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03/05/2008

Atmospheres

Frank Sherwood Rowland and I share a number of things in
common. We were both born in 1927. He skipped fourth grade
while I skipped first and 12th grades. We both entered college in
1943, he at Ohio Wesleyan, I at Dickinson. We both loved
baseball; I got my varsity letter in baseball at Dickinson and he
not only played semipro ball in Canada but also managed a team
that won the Canadian championship. In graduate school, we
both worked with radioactive atoms, he with bromine and I with
sulfur. There are some differences, however. He stands 6 feet 5
inches while I’m only 5 feet 8 inches (used to be 5’10”). Oh,
Rowland was awarded a Nobel Prize; I’ve gotten a couple of
awards but none anywhere near the prestige or importance of a
Nobel.

What prompted this column on Rowland is an article by Bette
Hileman on the man titled “A Giant Among Chemists” in the
December 24, 2007 issue of Chemical and Engineering News
(C&EN). I’ve probably written about Rowland in an earlier
column but in these days of concern about global warming and
with many still questioning its existence, it’s worth recalling
Rowland’s work over three decades ago that showed man can put
things into the atmosphere with global consequences. The 1995
Nobel Prize in Chemistry was awarded to Rowland, Mario
Molina and Paul Crutzen for their work showing how
chlorofluorocarbons (CFCs), notably Freon used in refrigeration,
aerosol sprays and the like, destroy ozone in the stratosphere.

In 1972, Rowland attended a conference in Florida where work
by a British scientist, James Lovelock, was reported. Lovelock
had detected CFCs in the atmosphere in an amount almost equal
to all the CFCs ever produced to that point. It was assumed at
the time that the CFCs were inert and were of no threat in the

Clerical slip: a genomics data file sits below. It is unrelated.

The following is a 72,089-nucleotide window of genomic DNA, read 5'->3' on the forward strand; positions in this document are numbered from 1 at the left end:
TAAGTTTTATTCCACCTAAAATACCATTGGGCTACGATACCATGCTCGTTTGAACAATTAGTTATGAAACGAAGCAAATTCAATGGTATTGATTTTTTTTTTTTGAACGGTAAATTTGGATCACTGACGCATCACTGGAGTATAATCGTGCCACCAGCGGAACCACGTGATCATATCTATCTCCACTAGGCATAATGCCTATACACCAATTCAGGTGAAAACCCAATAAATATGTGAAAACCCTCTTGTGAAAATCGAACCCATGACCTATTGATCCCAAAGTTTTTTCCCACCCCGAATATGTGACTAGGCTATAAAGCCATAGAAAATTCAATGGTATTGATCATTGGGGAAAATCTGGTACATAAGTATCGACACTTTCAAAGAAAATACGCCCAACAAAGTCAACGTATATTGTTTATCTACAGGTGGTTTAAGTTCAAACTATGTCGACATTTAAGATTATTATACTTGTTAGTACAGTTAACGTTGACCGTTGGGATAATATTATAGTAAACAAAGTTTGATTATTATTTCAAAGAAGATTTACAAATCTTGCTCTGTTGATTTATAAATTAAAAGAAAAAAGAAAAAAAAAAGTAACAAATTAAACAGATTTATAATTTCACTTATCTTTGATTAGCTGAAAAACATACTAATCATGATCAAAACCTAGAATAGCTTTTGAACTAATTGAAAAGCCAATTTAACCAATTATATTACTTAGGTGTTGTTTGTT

atmosphere. Rowland, however, realized that if the CFCs
reached the stratosphere, up there some 8 to 30 miles above the
earth, it would be a different story. Specifically, he believed that
short-wavelength ultraviolet radiation would break down the
CFCs.

In late 1973, Rowland and Molina, a postdoc in Rowland’s group
at the University of California, Irvine, calculated that the UV
radiation would cause the CFCs to lose chlorine atoms. These
chlorine atoms would then react in a sort of chain reaction with
the ozone and lead to a reduction in the amount of ozone in the
ozone layer that protects us earthlings, as well as other plant and
animal life, from the powerful UV radiation. They calculated
that, if CFC production continued at the rate at the time, 7 to 13
percent of the ozone layer would be lost. Actually, the rate of
CFC production was then rising at about 10 percent a year and
the researchers predicted the ozone layer losses would be even
greater.

Rowland and Molina realized the importance of their
calculations and submitted a paper to the journal Nature. The
paper was published in June that year. Crutzen, a meteorologist,
was among a group of scientists who confirmed the calculations
shortly afterward. By 1976, the scientific community and
Congress got into the act and the U.S. banned nonessential uses
of CFCs in aerosol propellants. However, Europe and Japan
continued using CFCs as aerosol propellants and CFCs were still
being used worldwide as refrigerants.

Reminiscent of today’s skeptics on global warming, there was
strong resistance to the calculations from the CFC industry, not
surprising, but also from some scientists and government
officials. The argument was that these were only calculations
and that there was no proof that the ozone layer was being
affected. Unbelievably, it turned out that the data was there all
along. The British Antarctic Survey had been measuring the
total amount of ozone in the atmosphere for decades. The
unbelievable part is that the instrument used to measure the
ozone was programmed to reject what were considered “outliers”
in the data. That is, any measurement that seemed too high or
too low was eliminated from the final output of the instrument!

Well, in 1984, ten years after the publication of the paper in
Nature, Joseph Farman and his colleagues at the British Antarctic
Survey decided to look at the raw data from the instrument and,
sure enough, they found that since the 1960s the ozone layer was
greatly reduced and in 1985 they published a paper in Nature
showing a 40 percent reduction in the ozone layer in late
September. Their results were confirmed the next year by
satellite data. By 1987, the world finally was convinced and the
path to a total halt in the use of CFC and other ozone-depleting
compounds had begun.

All this is history. I was intrigued that, at my age, 80-year-old